Sounds funky. Enjoy it, idiots.

Bauer and UTV to bid together for second UK-wide digital radio network
Bauer and UTV this morning confirmed that they are teaming up with broadcast services group Arqiva to bid for the previously reported second digital radio multiplex. Media regulator OfCom announced earlier this month that it was now accepting bids to operate a second digital radio network, which will operate alongside the existing national Digital One multiplex (also owned by Arqiva) and local DAB platforms.

A previous attempt to launch a second national DAB service, led by Channel 4, was aborted in 2008 and, with the number of digital-only stations very much in decline at the time, there was no immediate demand for the project to be resumed. But some people seem to think there is now enough interest in operating stations on the DAB digital network that a second national multiplex is needed.

Bauer owns national radio brands like Absolute, Magic, Kiss, Kerrang and Planet Rock as well as a plethora of local stations, while UTV operates talkSPORT and a network of local FMs, and both will broadcast services on the new DAB network if they are successful in their bid. Though other radio operators will be invited to take channels too, and interested parties are invited to contact Arqiva for information.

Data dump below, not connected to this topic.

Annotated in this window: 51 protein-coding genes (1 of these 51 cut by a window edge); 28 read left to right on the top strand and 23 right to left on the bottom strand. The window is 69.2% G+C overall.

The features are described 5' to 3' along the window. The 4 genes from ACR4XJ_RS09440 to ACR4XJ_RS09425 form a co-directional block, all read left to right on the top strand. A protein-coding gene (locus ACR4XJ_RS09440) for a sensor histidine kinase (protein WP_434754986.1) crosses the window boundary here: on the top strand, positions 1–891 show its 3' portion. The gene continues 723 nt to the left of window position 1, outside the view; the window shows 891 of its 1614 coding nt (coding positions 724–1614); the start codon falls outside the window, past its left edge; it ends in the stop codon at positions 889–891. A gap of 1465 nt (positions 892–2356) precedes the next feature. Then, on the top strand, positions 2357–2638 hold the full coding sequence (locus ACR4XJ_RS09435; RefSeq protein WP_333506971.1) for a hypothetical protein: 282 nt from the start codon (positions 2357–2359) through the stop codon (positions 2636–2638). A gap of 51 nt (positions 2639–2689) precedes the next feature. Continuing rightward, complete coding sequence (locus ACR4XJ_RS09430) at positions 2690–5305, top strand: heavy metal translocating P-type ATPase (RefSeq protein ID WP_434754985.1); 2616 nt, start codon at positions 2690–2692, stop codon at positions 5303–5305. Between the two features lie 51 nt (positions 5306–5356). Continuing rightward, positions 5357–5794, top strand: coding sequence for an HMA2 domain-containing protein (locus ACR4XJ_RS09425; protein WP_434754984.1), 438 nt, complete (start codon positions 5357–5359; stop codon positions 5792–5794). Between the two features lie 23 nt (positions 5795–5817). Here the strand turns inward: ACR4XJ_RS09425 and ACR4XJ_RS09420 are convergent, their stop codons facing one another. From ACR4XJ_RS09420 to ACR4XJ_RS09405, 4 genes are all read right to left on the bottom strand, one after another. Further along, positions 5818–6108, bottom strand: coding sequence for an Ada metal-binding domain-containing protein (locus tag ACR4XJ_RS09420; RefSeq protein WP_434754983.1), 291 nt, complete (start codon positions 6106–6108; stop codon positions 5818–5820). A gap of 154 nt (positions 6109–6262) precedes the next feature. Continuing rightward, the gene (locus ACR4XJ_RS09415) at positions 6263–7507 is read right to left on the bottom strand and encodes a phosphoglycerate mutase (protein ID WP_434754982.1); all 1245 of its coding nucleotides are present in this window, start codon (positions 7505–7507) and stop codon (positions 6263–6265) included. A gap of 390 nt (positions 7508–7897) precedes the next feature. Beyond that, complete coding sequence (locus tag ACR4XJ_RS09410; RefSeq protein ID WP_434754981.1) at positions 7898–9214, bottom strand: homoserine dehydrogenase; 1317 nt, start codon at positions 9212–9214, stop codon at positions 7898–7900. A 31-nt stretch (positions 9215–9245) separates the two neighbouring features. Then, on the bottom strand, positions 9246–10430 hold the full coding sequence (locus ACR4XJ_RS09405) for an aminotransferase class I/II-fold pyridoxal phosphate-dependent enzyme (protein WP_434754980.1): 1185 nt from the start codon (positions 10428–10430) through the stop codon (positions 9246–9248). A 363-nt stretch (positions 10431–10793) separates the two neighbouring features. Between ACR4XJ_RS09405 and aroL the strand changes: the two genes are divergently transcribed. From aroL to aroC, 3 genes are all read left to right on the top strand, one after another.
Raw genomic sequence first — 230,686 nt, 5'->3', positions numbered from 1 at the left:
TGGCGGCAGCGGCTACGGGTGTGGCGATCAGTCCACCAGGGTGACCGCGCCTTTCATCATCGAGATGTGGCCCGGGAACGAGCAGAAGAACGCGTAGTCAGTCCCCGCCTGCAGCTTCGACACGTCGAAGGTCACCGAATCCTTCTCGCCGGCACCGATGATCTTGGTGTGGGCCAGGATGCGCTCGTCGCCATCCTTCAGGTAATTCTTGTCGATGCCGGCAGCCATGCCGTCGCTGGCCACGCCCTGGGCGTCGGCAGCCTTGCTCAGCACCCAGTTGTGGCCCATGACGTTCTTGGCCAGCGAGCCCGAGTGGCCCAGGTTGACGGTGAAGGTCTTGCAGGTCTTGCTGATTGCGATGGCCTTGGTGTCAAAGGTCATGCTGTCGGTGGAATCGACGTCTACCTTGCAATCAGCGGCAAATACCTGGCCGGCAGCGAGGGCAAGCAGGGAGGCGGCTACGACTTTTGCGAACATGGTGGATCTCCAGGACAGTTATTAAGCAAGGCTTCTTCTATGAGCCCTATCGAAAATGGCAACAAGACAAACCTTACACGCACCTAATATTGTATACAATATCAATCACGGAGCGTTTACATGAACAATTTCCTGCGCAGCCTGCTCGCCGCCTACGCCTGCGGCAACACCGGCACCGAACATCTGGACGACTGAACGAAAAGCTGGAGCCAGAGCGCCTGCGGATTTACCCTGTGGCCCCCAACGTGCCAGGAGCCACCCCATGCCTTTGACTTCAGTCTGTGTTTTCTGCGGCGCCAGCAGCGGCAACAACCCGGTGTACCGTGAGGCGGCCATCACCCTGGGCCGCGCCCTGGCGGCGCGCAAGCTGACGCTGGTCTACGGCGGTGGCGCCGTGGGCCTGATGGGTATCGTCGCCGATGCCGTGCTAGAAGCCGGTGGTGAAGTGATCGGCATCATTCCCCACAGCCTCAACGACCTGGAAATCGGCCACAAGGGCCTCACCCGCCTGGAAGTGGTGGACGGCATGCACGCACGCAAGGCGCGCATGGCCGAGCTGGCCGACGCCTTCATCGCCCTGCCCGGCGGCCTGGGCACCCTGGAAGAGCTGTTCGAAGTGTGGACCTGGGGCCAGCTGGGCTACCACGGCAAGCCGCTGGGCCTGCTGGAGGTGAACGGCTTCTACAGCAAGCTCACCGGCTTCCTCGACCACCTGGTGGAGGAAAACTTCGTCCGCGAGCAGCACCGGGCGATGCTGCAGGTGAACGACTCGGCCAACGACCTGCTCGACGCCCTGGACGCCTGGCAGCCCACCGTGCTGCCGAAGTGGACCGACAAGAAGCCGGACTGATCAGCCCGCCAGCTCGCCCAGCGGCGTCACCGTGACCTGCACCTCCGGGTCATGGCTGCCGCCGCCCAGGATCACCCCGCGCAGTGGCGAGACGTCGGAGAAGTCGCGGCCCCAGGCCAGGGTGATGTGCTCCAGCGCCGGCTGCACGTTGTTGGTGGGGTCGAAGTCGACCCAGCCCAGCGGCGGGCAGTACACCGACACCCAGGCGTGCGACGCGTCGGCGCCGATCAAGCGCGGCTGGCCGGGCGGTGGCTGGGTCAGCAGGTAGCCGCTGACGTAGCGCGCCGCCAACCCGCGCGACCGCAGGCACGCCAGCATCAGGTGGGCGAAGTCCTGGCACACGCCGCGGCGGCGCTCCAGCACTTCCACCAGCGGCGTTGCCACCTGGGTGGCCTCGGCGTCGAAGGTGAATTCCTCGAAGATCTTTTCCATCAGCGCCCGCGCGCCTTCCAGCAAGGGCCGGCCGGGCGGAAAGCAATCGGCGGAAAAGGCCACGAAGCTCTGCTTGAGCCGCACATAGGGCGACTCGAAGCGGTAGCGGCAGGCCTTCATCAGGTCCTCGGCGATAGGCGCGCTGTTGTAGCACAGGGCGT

Confirming all this, reps from each partner in the bid issued statements this morning as follows...

Steve Holebrook, MD of Terrestrial Broadcast at Arqiva: "Radio's future is undoubtedly digital and we are delighted to be working with Bauer and UTV to bid for the second national DAB multiplex licence which will help to realise that digital future. Our consortium has the necessary credentials to deliver this new network, and if our bid is successful we expect the result to be a significant broadening of choice for radio listeners".

Paul Keenan, CEO at Bauer Media UK: "A new national DAB licence presents an exciting opportunity for listeners to discover new radio services and for us and the commercial radio industry to further extend reach and service. D2 will further accelerate digital growth in the UK".

Scott Taunton, MD of UTV Media: "Ofcom's advertisement of a new national DAB licence represents a vote of confidence for radio's continuing relevance and strength as a broadcast medium. In Arqiva and Bauer we believe we have identified the right partners for UTV to formulate a bid for this licence and we look forward to developing our plans over the coming months".